Securing a better future for people in Eastern Africa who use drugs
23 February 2018
Apondi Bernice Auma works on harm reduction for the Kenya AIDS NGO Consortium (KANCO)
The first Eastern Africa Harm Reduction Conference is taking place in Nairobi, Kenya this month (26 February to 1 March). Hosted by KANCO and partners, the conference will highlight the progress that has been made on harm reduction in the region, and discuss the next steps in enabling more people who use drugs to claim their right to health.
Out of the region’s population of about 150 million, some 260,000 people are reported to use drugs. HIV infection rates are disproportionately severe among this group, with HIV prevalence estimated to be up to six times higher among people who use drugs than the general population.
Now, more than ever, Eastern Africa needs to be taking an approach to drug use that reduces its harm, through the provision of clean needles and syringes and opioid substitution therapy, rather than continuing to punish people for their drug use.
Yet the commitment from most Eastern African governments to increase access to health services for people who use drugs has been minimal or none existent. Even those health systems in the region that are beginning to respond to the challenges of drug use face huge legal and policy challenges, and lack reliable data to inform services.
Drug use is something most high-level policy makers in the region see as entirely criminal. Drug policies tend to focus on supply reduction and law enforcement, and are blind to the public health reality that people who use drugs are a vulnerable group and have overlapping relationships with other key populations and the general population. In Kenya, for example, although HIV-related discrimination is prohibited, national legislation and policy fail to offer legal protection for people who use drugs.
Since 2015, the HIV and Harm Reduction in Eastern Africa Project, funded by the Global Fund to Fight AIDS, Tuberculosis and Malaria and implemented by KANCO, has seen a consortium of organisations working to expand the demand for harm reduction in Eastern Africa. Effective policy responses to drug use is one of the major outcomes envisioned by the project.
The project has led to a more collaborative approach to changing the perceptions and attitudes of policy makers towards people who use drugs. Through this process, civil society is helping to create a voice for communities of people who use drugs in Eastern Africa. We have seen how this can contribute significantly to attitude reversals among policy makers.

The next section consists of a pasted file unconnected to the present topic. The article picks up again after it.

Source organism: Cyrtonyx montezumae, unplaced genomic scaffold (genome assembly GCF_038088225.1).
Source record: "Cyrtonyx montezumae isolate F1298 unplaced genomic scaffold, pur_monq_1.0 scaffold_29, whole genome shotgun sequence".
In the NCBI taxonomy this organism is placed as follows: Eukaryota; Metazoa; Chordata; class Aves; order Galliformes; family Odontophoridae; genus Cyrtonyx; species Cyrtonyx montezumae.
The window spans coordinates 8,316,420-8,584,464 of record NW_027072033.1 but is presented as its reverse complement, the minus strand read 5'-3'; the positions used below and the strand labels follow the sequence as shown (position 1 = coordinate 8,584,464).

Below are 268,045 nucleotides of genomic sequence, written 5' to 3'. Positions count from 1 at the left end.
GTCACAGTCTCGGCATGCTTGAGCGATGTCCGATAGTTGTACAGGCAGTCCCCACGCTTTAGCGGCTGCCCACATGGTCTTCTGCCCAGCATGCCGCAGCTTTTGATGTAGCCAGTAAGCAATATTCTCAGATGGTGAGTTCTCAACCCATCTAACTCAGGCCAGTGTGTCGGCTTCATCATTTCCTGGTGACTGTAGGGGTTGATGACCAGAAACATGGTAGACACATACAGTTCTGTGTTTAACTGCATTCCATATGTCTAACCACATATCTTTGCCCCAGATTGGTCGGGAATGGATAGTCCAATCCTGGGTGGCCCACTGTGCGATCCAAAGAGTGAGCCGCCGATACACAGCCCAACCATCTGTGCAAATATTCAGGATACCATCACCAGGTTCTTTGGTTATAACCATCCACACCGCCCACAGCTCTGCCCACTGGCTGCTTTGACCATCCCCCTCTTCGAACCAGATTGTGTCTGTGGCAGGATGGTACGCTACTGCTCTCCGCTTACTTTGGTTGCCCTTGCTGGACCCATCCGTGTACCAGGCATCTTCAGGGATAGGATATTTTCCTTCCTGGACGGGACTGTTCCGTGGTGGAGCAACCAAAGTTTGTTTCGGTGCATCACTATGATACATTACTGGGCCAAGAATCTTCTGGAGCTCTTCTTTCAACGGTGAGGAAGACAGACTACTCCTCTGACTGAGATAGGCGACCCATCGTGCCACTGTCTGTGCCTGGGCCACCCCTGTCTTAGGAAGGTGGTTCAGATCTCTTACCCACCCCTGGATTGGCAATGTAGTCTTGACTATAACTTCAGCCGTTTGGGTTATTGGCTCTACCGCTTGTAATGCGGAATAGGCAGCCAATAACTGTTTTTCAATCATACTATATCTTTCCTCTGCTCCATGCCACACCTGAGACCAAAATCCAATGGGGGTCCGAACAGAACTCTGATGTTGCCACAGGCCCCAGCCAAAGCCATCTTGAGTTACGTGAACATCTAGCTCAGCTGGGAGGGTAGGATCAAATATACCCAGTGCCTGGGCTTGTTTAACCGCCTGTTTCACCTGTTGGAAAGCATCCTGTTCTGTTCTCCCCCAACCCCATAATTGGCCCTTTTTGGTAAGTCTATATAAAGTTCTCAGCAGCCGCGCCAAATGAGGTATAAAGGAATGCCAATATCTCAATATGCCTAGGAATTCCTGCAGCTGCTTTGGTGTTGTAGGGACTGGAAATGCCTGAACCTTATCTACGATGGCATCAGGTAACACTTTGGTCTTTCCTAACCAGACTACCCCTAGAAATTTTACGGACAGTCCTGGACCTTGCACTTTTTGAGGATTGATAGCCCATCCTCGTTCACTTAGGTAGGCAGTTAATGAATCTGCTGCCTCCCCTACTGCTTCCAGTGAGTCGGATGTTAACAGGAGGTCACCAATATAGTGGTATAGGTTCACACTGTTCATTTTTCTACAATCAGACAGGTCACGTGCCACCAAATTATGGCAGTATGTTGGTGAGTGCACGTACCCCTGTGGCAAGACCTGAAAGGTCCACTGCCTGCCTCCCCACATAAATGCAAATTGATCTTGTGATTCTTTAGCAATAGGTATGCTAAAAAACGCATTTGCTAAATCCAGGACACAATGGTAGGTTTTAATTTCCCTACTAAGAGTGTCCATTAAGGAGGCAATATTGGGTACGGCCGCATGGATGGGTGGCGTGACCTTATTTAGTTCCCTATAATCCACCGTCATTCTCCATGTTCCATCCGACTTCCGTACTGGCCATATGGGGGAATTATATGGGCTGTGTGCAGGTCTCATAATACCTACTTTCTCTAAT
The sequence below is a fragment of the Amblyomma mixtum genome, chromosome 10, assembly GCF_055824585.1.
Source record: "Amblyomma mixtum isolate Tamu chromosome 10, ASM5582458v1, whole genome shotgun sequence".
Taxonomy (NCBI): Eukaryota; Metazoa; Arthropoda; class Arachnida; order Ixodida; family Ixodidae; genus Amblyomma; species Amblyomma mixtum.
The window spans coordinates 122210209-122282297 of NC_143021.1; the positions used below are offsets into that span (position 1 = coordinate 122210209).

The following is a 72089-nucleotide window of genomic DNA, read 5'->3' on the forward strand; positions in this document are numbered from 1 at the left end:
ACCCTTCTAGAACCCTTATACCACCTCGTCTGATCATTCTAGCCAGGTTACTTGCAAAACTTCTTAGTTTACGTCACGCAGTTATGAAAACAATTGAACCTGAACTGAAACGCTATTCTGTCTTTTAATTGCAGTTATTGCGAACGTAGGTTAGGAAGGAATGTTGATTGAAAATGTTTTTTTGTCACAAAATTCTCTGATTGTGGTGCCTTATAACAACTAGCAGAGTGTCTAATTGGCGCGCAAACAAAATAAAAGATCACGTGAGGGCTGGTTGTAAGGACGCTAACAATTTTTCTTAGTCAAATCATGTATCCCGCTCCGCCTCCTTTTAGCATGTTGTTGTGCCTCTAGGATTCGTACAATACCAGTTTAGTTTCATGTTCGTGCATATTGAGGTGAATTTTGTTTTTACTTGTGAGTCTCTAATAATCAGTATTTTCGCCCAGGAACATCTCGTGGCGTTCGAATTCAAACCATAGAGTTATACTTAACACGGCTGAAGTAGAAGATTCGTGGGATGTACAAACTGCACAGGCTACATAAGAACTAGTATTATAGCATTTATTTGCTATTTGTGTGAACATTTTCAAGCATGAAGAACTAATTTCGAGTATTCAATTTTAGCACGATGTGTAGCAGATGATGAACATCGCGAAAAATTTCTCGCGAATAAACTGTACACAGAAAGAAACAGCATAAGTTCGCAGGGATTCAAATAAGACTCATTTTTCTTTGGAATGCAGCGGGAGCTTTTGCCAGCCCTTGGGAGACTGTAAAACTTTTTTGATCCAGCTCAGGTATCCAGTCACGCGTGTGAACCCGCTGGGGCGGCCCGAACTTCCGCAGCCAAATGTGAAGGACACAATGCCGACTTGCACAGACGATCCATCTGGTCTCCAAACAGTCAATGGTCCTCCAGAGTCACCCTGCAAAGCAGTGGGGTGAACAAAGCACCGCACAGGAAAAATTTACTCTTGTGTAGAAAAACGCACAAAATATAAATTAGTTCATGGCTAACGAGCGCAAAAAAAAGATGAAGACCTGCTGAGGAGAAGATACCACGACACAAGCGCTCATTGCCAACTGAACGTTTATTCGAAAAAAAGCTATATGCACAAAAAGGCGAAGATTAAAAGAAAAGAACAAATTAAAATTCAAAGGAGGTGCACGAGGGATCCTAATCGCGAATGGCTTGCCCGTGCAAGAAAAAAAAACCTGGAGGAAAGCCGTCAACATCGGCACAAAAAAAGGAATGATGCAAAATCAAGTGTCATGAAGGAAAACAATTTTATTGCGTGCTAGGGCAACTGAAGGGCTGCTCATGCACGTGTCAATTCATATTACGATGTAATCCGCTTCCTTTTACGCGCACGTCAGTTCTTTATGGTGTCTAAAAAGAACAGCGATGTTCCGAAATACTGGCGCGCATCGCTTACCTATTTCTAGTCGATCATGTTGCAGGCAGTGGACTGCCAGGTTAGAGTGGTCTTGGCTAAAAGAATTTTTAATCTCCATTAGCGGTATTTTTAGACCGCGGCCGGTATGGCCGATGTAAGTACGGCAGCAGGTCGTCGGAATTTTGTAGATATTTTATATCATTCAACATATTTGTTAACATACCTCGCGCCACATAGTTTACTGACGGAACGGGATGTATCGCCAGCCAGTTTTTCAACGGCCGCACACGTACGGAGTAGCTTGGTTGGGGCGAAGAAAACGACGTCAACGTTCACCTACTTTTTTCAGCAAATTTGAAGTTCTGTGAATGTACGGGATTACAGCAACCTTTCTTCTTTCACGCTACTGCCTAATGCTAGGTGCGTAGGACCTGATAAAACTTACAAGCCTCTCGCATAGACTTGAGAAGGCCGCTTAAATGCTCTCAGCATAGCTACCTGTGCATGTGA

Modest harm reduction services now exist in Kenya, Tanzania and Zanzibar. Among people who have been able to access these services we are seeing improving health and social outcomes. But in each of these countries, despite governments revising guidelines in order to allow for harm reduction, we still hear of people who use drugs being arrested while trying to access services.
In Burundi, Uganda and Ethiopia, the criminalisation of injecting equipment has continually affected service delivery, resulting in minimal healthcare services for people who use drugs. But gains are slowly being made.
For example, in September 2017, the Ugandan Ministry of Health authorised the pilot of harm reduction services in five referral district hospitals across the country. However, this came with no commitment to review the country’s policy on service delivery for people who use drugs, despite emerging evidence of a significant population, with 1,000 people who inject drugs in Kampala alone.
Like other Eastern Africa countries, Uganda has mainly maintained a criminal justice approach. This singular view, along with a lack of data, has created a ‘hidden’ population that is rarely seen, heard or listened to by policy makers across the region. We hope the first Eastern Africa Conference on Harm Reduction will be another turning point in bringing about more effective policy responses.
A regional policy on harm reduction?
In recognition that demand reduction and supply suppression approaches are failing, in May 2016, KANCO, together with community groups and health experts from across Eastern Africa, began formulating a regional policy on harm reduction services for people who use drugs.
It remains to be seen if Eastern Africa Community member states will adopt the recommendations in the document. If they do, Eastern Africa will be the first region on the continent to agree an effective, public health response to drug use.
Such a comprehensive regional policy would encourage governments in Eastern Africa to review and update their national laws in ways that create an enabling environment for harm reduction.
This would go a long way to create awareness and harmonise drug policies in the region, and ultimately secure a better future for people who use drugs, and the region’s HIV response.
For more information on the Eastern Africa Harm Reduction Conference visit www.eahrconference.com